• Anger dissipated - RashbamBereshit 32:7-8About R. Shemuel b. Meir,21 in contrast, assumes that Esav harbored no ill will and was coming to greet Yaakov with 400 men who were to serve as an honor guard.22 [It was only Yaakov who, in his fear, interpreted the entourage as having evil intent.] Esav's embrace and tears at the end of the story are understood to be sincere expressions of brotherly love. [For elaboration on this reading, see Wrestling With Angels and Men and Yaakov's Dividing of his Camp.]


Yaakov and Leah: "כִּי שְׂנוּאָה לֵאָה"

In Bereshit 29:31, Leah is referred to as "שְׂנוּאָה", one who is hated. In the immediately preceding verse, however, we read, "וַיֶּאֱהַב גַּם אֶת רָחֵל מִלֵּאָה", suggesting that she, too, was loved, but less so than Rachel. Did Yaakov actively dislike Leah, or was she simply not his first choice?

Yaakov and Rachel: "וַיִּחַר אַף יַעֲקֹב בְּרָחֵל"

Despite Yaakov's love for Rachel, when Rachel complains to Yaakov, "הָבָה לִּי בָנִים וְאִם אַיִן מֵתָה אָנֹכִי", he responds in anger: "Am I in God’s place, who has withheld from you the fruit of the womb?" (Bereshit 30:1-3). Is Yaakov's anger at his wife justified?

  • Justified – Many commentators assume that Yaakov's anger was justified:
  • Unjustified – Bereshit Rabbah 71:7About Bereshit Rabbah maintains that Yaakov was in the wrong, presenting Hashem as responding to Yaakov, "כך עונין את המעיקות?!"
  • MisunderstoodR"Y Bekhor ShorBereshit 30:2-3About R. Yosef Bekhor Shor29 asserts that Yaakov misunderstood his wife, assuming that she was expecting him to somehow do what Hashem had not, when Rachel had meant only that he should take her maidservant and sire children from her so that Rachel could be their surrogate mother.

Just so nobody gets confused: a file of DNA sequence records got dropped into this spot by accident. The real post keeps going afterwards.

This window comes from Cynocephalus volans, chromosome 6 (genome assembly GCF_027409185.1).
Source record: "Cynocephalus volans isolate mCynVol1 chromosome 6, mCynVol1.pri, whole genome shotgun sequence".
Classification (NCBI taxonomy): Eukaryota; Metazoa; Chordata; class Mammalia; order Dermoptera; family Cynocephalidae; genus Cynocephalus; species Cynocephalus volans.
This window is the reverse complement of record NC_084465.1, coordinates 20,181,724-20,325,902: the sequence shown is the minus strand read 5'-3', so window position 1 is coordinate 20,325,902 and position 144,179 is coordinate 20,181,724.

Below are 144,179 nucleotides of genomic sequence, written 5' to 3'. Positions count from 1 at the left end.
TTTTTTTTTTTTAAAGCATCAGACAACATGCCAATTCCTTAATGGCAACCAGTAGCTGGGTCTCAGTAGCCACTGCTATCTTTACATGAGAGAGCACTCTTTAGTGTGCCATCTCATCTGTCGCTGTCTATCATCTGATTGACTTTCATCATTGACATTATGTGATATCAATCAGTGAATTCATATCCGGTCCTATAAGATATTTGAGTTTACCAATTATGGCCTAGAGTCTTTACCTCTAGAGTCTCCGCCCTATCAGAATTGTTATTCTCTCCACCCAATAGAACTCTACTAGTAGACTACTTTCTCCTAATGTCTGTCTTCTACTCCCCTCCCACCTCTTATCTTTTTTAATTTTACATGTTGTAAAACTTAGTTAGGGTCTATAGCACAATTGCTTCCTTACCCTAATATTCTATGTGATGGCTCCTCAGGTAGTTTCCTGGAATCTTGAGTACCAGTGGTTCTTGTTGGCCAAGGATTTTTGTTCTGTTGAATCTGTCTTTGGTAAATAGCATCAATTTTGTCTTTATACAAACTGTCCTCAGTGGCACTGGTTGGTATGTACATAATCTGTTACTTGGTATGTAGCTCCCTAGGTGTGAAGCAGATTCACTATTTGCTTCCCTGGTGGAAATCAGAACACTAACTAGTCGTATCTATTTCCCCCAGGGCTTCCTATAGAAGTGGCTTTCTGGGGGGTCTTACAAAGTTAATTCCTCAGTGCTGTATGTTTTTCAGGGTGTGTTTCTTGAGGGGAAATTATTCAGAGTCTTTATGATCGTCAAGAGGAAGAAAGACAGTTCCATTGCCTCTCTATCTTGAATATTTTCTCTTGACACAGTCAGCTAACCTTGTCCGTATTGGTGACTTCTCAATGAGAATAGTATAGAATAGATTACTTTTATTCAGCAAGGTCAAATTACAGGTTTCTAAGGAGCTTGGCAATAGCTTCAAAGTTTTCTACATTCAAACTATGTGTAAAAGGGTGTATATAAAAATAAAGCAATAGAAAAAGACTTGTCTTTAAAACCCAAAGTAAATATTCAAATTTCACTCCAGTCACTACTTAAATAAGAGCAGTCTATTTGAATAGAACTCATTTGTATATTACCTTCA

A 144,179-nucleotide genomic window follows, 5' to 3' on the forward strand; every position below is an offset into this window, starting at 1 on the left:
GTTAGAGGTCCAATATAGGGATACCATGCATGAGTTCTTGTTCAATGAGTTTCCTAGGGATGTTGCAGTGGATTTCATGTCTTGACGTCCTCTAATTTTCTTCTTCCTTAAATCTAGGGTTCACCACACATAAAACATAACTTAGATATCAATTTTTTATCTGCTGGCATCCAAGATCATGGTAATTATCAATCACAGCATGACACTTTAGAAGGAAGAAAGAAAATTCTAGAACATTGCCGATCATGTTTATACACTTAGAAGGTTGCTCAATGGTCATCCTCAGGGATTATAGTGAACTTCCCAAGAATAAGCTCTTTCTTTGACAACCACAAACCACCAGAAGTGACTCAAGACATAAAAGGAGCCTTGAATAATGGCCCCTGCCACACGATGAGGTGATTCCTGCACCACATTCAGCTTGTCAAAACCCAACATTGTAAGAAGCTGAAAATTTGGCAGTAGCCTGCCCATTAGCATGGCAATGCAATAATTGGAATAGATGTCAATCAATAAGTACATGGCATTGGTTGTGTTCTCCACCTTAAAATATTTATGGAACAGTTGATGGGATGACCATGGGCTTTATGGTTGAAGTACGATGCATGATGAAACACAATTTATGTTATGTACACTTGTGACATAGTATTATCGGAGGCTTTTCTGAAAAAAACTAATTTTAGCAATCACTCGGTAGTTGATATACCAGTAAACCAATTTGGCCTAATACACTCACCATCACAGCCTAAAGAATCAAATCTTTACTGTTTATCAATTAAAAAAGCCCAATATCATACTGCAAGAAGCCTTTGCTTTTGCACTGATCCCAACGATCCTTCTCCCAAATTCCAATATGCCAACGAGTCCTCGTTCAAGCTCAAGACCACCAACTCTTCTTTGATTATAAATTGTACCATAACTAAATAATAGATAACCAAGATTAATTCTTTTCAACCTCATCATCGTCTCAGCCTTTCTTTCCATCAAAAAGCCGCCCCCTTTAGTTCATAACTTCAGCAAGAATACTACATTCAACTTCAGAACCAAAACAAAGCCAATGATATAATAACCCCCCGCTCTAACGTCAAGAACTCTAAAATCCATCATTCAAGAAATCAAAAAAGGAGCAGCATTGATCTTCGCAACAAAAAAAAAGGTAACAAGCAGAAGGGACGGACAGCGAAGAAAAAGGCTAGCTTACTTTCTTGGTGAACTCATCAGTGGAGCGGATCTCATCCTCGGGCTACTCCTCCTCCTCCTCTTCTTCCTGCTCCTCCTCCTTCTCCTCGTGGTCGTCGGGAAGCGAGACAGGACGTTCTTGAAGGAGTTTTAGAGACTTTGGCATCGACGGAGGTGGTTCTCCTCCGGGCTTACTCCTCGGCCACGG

Status of Bilhah and Zilpah

Throughout the first section of the Yaakov narratives, Bilhah and Zilpah are consistently referred to a maidservants (of either Lavan, Rachel and Leah, or Yaakov).  In Bereshit 35:22, during the incident with Reuven, Bilhah is referred to as a concubine. Afterwards, (excepting 35:25-26), they are never again referred to as servants, and in Bereshit 37:2 both are even spoken of as "Yaakov's wives". How did Yaakov view Bilhah and Zilpah: as real wives, concubines, or simply surrogate mothers?  Did their status change over time?

  • Changing status – It is possible that in sleeping with Bilhah, Reuven wanted to demonstrate that she was not a full wife (and, thus, that her sons were not contenders for the birthright), enabling him to eliminate competition and solidify his rights to inherit the mantle of leadership from his father. If so, it is possible that his plan backfired and that, in response, Yaakov ensured that Bilhah and Zilpah attained full wife status, and now viewed their children as equal in status to those of Rachel and Leah.  See Reuven and Bilhah.


Births of Yaakov's Children